Vol. 5, No. 1 • Fall 2000

Fostering the Sexually Abused Child
by Donna Gillespie Foster

"No, I don't want children who have been sexually abused. I can't handle that."

This is a common statement social workers hear from prospective or new foster and adoptive parents. Caregivers make this type of response for several reasons. They may refuse to accept sexually abused children into their homes because they recognize that they are uninformed or unequipped to meet the needs of this type of child. They also refuse for more emotional reasons.

Just the thought of a child being sexually abused stirs strong responses in care givers and others on the treatment team. Child sexual abuse effects us all in some way unless we have numbed ourselves to this victimization.

When a child already in their home discloses sexual abuse, care givers experience many emotions, including fear, helplessness, sympathy, and anger. Anger towards the birth parents may prevent foster parents from being supportive of birth family connections. All of these feelings and realizations are sometimes too much for the prospective or new foster and adoptive parents.

The Reality Is . . .

Yet the reality is that many of the children placed in foster care have been sexually abused. The chances that a sexually abused child will be placed with families is high. Many of these children are placed for other reasons, such as neglect, physical abuse, and abandonment. Often the social workers who place these children are not aware of the sexual abuse.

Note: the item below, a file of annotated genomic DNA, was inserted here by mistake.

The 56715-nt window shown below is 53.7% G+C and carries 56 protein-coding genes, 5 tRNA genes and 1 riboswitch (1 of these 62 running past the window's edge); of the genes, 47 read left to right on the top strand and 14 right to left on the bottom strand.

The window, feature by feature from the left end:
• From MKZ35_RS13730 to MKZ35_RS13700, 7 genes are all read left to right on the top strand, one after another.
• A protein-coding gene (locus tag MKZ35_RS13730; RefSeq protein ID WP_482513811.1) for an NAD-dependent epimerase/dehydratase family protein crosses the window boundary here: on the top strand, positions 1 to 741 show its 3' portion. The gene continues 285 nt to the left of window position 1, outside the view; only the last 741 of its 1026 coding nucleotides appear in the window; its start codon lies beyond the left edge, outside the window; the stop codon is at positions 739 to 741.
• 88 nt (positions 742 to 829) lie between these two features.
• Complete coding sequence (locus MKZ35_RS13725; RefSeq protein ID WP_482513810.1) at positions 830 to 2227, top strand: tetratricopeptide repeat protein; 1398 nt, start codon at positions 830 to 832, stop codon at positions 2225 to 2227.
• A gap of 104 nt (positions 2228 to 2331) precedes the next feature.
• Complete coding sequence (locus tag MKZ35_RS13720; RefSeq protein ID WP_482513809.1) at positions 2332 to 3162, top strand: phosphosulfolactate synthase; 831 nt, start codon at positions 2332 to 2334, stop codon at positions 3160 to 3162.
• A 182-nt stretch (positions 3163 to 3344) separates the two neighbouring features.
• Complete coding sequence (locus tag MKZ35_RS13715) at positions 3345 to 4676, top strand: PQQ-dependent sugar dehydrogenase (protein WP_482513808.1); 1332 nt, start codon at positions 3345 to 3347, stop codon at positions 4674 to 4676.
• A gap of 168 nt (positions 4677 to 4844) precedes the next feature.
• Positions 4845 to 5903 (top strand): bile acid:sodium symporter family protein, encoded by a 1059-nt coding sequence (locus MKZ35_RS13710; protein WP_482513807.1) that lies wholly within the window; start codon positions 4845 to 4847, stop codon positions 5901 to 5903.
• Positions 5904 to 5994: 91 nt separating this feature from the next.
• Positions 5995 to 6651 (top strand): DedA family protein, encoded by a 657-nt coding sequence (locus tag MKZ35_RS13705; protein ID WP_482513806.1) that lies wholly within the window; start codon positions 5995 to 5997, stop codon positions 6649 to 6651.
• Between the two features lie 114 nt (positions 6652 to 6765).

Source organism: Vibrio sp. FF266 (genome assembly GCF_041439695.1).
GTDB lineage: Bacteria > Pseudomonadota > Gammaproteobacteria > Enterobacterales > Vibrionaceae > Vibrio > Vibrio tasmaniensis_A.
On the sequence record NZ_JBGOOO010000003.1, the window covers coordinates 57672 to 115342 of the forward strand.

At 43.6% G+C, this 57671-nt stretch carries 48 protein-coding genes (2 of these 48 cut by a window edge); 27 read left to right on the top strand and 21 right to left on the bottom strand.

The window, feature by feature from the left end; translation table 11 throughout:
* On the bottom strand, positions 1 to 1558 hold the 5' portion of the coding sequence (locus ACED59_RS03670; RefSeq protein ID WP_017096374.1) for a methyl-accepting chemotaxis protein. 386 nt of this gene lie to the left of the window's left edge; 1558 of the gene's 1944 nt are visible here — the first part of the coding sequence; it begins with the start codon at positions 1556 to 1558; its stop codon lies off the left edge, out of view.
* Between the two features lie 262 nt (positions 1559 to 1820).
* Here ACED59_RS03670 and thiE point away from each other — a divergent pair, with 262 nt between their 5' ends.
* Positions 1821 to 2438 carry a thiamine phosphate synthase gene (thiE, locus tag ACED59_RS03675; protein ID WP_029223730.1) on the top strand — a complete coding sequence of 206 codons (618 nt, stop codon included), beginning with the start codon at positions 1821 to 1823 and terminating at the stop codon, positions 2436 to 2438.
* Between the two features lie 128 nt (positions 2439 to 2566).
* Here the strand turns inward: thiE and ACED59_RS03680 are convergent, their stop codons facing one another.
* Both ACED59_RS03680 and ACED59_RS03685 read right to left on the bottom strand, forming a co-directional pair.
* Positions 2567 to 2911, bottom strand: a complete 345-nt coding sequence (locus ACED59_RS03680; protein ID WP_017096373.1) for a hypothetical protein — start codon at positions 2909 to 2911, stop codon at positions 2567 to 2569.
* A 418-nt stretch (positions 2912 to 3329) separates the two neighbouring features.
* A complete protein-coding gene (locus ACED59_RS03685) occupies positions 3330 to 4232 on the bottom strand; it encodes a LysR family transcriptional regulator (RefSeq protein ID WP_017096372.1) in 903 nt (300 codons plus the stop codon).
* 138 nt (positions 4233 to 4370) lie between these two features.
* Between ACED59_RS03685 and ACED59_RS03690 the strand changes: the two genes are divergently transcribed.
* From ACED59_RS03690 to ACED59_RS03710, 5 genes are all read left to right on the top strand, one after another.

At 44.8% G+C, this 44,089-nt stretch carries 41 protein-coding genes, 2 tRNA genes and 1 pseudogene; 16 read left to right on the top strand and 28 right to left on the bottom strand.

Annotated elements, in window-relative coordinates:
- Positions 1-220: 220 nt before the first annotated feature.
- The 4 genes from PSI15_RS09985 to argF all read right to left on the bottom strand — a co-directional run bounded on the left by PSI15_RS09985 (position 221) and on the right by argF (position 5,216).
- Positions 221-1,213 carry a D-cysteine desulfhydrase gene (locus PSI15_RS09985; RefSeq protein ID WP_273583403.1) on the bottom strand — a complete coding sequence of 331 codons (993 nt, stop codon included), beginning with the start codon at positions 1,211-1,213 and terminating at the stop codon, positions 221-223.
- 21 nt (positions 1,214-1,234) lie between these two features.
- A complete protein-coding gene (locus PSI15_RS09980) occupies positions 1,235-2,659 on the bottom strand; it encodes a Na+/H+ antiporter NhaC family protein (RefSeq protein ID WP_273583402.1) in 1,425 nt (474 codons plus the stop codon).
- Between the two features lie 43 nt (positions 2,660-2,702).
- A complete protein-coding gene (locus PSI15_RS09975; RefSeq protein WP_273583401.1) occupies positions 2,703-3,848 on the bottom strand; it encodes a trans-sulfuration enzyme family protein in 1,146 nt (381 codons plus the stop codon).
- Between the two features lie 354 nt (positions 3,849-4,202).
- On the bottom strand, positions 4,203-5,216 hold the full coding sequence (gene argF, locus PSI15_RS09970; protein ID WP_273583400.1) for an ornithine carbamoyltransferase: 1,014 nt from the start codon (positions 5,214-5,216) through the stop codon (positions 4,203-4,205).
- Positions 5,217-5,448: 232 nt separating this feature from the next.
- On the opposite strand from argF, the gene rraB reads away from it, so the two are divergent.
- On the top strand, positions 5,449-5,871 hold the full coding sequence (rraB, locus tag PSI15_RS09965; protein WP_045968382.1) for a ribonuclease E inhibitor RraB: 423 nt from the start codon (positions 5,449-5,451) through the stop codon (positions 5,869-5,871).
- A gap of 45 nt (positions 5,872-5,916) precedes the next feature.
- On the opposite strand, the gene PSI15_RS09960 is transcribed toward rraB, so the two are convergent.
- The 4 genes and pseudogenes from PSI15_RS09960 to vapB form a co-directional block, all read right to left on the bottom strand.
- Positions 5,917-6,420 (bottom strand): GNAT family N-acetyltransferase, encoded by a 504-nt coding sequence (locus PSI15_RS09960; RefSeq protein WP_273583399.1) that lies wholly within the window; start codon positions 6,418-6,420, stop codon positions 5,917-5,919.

In many cases, this abuse is first discovered by the foster family caring for the child. Night time and bath time are scary for many children who have experienced sexual abuse. Having a care giver there to console them and listen to them may bring forth unspoken birth family secrets such as sexual abuse.

Realizing that so many children have experienced child sexual abuse and that they could be brought into care for other reasons, it makes sense that all foster and adoptive families be educated about sexual abuse. As far as I am concerned, this should be a mandatory requirement.

My family fostered for seventeen years and at least 60% of the children were sexually abused. Some the social workers knew this up front and shared this information with me. Others didn't know, and I only found out through the behaviors of the children and things they said.